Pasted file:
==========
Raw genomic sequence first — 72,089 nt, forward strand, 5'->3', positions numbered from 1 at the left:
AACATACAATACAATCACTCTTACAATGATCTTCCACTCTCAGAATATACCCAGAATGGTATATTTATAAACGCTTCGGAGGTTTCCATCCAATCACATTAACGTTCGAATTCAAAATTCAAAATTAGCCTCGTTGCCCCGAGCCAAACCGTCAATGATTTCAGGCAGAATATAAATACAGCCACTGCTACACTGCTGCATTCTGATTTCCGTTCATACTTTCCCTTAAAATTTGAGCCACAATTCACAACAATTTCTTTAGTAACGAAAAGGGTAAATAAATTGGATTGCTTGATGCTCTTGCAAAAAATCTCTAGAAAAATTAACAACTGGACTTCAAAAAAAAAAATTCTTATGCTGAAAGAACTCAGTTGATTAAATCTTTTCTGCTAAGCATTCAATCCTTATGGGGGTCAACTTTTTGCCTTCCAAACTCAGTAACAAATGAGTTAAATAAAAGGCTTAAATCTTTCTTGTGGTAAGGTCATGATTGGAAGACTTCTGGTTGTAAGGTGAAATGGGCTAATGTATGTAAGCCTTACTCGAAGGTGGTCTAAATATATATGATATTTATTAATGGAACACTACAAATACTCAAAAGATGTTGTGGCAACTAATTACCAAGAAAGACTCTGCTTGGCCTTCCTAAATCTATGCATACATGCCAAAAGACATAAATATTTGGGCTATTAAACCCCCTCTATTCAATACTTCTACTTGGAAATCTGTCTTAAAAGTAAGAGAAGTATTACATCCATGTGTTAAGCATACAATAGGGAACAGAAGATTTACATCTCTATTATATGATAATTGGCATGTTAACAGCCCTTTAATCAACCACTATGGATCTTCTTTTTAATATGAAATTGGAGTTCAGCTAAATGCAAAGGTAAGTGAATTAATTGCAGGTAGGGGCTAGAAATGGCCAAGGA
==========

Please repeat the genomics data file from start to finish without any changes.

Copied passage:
Raw genomic sequence first — 72,089 nt, forward strand, 5'->3', positions numbered from 1 at the left:
AACATACAATACAATCACTCTTACAATGATCTTCCACTCTCAGAATATACCCAGAATGGTATATTTATAAACGCTTCGGAGGTTTCCATCCAATCACATTAACGTTCGAATTCAAAATTCAAAATTAGCCTCGTTGCCCCGAGCCAAACCGTCAATGATTTCAGGCAGAATATAAATACAGCCACTGCTACACTGCTGCATTCTGATTTCCGTTCATACTTTCCCTTAAAATTTGAGCCACAATTCACAACAATTTCTTTAGTAACGAAAAGGGTAAATAAATTGGATTGCTTGATGCTCTTGCAAAAAATCTCTAGAAAAATTAACAACTGGACTTCAAAAAAAAAAATTCTTATGCTGAAAGAACTCAGTTGATTAAATCTTTTCTGCTAAGCATTCAATCCTTATGGGGGTCAACTTTTTGCCTTCCAAACTCAGTAACAAATGAGTTAAATAAAAGGCTTAAATCTTTCTTGTGGTAAGGTCATGATTGGAAGACTTCTGGTTGTAAGGTGAAATGGGCTAATGTATGTAAGCCTTACTCGAAGGTGGTCTAAATATATATGATATTTATTAATGGAACACTACAAATACTCAAAAGATGTTGTGGCAACTAATTACCAAGAAAGACTCTGCTTGGCCTTCCTAAATCTATGCATACATGCCAAAAGACATAAATATTTGGGCTATTAAACCCCCTCTATTCAATACTTCTACTTGGAAATCTGTCTTAAAAGTAAGAGAAGTATTACATCCATGTGTTAAGCATACAATAGGGAACAGAAGATTTACATCTCTATTATATGATAATTGGCATGTTAACAGCCCTTTAATCAACCACTATGGATCTTCTTTTTAATATGAAATTGGAGTTCAGCTAAATGCAAAGGTAAGTGAATTAATTGCAGGTAGGGGCTAGAAATGGCCAAGGA